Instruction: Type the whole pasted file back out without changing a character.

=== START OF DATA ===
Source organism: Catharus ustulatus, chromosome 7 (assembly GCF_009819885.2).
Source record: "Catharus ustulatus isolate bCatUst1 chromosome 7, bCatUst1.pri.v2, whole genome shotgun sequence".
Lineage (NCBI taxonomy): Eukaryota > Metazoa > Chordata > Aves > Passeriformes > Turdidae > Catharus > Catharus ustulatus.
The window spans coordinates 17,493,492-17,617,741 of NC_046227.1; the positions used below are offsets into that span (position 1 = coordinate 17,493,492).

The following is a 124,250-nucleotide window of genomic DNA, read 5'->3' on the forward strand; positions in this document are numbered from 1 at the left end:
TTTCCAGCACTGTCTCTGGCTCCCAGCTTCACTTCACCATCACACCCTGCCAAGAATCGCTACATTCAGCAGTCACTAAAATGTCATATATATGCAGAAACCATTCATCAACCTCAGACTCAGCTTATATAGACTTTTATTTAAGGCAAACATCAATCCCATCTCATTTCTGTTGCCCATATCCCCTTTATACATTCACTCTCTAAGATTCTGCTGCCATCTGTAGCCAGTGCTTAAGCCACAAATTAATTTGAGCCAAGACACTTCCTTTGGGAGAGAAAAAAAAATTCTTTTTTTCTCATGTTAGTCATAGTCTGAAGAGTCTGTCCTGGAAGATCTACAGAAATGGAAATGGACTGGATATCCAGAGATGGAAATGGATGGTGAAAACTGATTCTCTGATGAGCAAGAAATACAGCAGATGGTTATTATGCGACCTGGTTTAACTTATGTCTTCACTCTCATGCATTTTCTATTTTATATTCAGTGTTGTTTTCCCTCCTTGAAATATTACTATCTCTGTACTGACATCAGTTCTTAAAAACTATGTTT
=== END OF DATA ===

Source organism: Catharus ustulatus, chromosome 7 (assembly GCF_009819885.2).
Source record: "Catharus ustulatus isolate bCatUst1 chromosome 7, bCatUst1.pri.v2, whole genome shotgun sequence".
Lineage (NCBI taxonomy): Eukaryota > Metazoa > Chordata > Aves > Passeriformes > Turdidae > Catharus > Catharus ustulatus.
The window spans coordinates 17,493,492-17,617,741 of NC_046227.1; the positions used below are offsets into that span (position 1 = coordinate 17,493,492).

The following is a 124,250-nucleotide window of genomic DNA, read 5'->3' on the forward strand; positions in this document are numbered from 1 at the left end:
TTTCCAGCACTGTCTCTGGCTCCCAGCTTCACTTCACCATCACACCCTGCCAAGAATCGCTACATTCAGCAGTCACTAAAATGTCATATATATGCAGAAACCATTCATCAACCTCAGACTCAGCTTATATAGACTTTTATTTAAGGCAAACATCAATCCCATCTCATTTCTGTTGCCCATATCCCCTTTATACATTCACTCTCTAAGATTCTGCTGCCATCTGTAGCCAGTGCTTAAGCCACAAATTAATTTGAGCCAAGACACTTCCTTTGGGAGAGAAAAAAAAATTCTTTTTTTCTCATGTTAGTCATAGTCTGAAGAGTCTGTCCTGGAAGATCTACAGAAATGGAAATGGACTGGATATCCAGAGATGGAAATGGATGGTGAAAACTGATTCTCTGATGAGCAAGAAATACAGCAGATGGTTATTATGCGACCTGGTTTAACTTATGTCTTCACTCTCATGCATTTTCTATTTTATATTCAGTGTTGTTTTCCCTCCTTGAAATATTACTATCTCTGTACTGACATCAGTTCTTAAAAACTATGTTT